That energy animated the rest of the day. Chief among the subsequent discussion points was how best to collaborate on global research that clarifies disease mechanisms and speeds up drug development. Many individual initiatives are underway in different countries, but their leaders are finding it challenging to effectively cooperate and share resources and information. Officials from the European Innovative Medicines Initiative announced a call for proposals to develop a platform for adaptive trials and a registry of trial-ready participants (see Dec 2013 news story). Attendees requested more open access to international, publicly funded data to maximize research opportunities. At the same time, they encouraged governments to help re-incentivize pharmaceutical companies to develop dementia drugs by lowering their financial risk and raising their chances of success. Several experts emphasized the need for further studies on early prevention. While multiple projects are in the works (see, e.g., Sep 2012 news story), more are needed to determine which modifiable factors, such as cardiovascular disease and exercise, could help stem the tide of people who will develop dementia in the future, said Miia Kivipelto, Karolinska Institutet, Stockholm.

Care was also high on the agenda.  Representatives from several countries, particularly Japan and the United Kingdom, talked about efforts to create dementia-friendly communities and reduce the stigma around this disease. Germany is implementing programs to help patients live at home longer; these could act as models for other countries, many speakers agreed. Others raised the problem of properly identifying the disease, which goes undiagnosed around 50 percent of the time. "We want [at least] two-thirds of people with dementia to get a formal diagnosis, so that they get the right support from our health care system," said Norman Lamb, U.K. Minister of State for Care and Support.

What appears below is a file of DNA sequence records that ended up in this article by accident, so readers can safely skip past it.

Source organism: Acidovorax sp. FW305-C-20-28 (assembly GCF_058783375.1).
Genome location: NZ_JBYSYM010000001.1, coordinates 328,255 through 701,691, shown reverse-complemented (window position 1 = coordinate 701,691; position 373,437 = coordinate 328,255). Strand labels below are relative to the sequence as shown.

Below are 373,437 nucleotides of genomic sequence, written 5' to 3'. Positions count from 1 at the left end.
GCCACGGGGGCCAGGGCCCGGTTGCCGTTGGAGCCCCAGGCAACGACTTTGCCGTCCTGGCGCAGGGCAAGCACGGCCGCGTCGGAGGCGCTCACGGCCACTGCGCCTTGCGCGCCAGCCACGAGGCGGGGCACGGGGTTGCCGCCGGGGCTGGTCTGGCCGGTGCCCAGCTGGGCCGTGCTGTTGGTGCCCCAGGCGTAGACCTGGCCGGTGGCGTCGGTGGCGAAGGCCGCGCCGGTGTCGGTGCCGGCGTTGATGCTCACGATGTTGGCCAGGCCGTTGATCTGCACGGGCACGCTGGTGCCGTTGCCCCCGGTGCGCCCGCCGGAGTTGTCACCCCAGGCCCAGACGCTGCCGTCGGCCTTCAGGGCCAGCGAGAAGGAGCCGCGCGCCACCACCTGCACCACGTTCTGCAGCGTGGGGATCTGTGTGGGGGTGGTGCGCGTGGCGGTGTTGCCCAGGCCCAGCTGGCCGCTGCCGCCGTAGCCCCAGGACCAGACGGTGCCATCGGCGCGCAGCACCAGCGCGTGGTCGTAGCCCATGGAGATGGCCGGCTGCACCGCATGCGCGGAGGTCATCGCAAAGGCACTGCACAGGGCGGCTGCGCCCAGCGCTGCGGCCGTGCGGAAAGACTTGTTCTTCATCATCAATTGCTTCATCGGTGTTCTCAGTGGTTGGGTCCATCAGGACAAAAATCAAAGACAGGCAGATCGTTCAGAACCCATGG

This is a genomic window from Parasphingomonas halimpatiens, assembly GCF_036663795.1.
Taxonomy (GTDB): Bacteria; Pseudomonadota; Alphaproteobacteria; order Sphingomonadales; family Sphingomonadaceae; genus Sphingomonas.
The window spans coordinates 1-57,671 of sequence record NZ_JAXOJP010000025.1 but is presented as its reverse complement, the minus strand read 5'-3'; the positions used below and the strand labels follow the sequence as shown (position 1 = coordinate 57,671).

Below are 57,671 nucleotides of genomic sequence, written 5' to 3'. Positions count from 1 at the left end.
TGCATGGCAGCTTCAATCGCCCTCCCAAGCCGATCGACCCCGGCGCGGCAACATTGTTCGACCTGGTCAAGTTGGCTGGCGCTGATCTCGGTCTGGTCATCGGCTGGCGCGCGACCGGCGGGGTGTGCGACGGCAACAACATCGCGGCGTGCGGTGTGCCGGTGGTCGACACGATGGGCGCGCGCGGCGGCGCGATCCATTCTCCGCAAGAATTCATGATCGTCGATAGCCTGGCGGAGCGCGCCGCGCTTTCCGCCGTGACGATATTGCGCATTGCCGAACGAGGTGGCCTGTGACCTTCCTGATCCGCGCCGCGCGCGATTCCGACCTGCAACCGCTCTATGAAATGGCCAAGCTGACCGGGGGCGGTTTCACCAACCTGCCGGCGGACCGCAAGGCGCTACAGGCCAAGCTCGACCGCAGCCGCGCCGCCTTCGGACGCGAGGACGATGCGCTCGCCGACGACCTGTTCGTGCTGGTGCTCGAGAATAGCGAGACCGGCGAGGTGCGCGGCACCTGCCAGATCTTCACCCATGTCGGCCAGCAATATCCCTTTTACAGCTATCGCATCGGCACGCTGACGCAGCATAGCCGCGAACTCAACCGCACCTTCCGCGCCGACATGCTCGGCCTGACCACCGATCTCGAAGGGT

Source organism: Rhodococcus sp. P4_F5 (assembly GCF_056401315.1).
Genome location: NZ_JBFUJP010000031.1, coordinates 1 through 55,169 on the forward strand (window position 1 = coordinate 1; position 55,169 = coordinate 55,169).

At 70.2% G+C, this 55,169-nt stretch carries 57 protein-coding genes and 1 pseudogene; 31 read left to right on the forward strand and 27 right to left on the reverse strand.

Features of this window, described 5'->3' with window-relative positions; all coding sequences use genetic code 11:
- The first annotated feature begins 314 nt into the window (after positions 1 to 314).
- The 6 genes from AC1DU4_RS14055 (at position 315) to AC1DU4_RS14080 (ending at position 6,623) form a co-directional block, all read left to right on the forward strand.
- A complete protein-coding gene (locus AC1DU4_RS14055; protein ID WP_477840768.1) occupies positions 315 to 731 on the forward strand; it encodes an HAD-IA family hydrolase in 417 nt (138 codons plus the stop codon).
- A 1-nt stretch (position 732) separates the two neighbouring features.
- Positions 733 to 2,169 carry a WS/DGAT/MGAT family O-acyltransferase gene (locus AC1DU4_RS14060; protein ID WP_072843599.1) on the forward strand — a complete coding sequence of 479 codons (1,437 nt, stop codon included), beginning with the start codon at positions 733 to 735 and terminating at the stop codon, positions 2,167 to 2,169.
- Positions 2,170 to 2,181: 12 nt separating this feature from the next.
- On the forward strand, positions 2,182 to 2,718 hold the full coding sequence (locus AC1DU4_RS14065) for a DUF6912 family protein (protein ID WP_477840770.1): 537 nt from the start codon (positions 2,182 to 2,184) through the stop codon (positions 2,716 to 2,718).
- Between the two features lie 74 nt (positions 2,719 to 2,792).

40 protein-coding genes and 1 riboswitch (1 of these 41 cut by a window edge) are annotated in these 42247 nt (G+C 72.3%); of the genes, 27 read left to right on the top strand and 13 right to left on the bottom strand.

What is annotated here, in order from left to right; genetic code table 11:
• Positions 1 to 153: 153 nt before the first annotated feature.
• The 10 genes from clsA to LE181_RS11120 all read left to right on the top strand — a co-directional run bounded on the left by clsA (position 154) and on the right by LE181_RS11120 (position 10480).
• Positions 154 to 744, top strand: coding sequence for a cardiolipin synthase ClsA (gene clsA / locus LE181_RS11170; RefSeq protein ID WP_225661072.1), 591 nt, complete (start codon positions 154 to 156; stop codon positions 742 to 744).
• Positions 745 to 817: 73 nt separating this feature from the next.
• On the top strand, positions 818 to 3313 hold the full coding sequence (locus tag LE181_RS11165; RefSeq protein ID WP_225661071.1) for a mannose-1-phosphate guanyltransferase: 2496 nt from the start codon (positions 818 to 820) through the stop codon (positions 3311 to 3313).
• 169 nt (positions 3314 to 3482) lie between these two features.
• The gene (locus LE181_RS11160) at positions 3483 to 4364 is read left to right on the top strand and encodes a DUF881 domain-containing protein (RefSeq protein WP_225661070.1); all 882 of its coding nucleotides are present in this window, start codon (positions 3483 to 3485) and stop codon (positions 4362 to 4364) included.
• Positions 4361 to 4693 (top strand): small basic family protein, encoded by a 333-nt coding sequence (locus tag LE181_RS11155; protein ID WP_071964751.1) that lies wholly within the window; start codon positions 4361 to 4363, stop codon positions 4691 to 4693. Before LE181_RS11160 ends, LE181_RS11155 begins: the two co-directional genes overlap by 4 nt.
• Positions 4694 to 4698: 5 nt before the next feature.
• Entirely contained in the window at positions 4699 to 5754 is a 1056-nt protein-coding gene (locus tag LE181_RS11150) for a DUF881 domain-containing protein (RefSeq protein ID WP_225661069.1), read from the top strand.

In addition to patients, caregivers repeatedly came up in discussions. Raj Long, GE Healthcare, suggested that carers could provide valuable data, both on patient outcomes and effective strategies for care. Their collective experiences could be compiled into a set of guidelines, a handbook for people who look after patients, she proposed.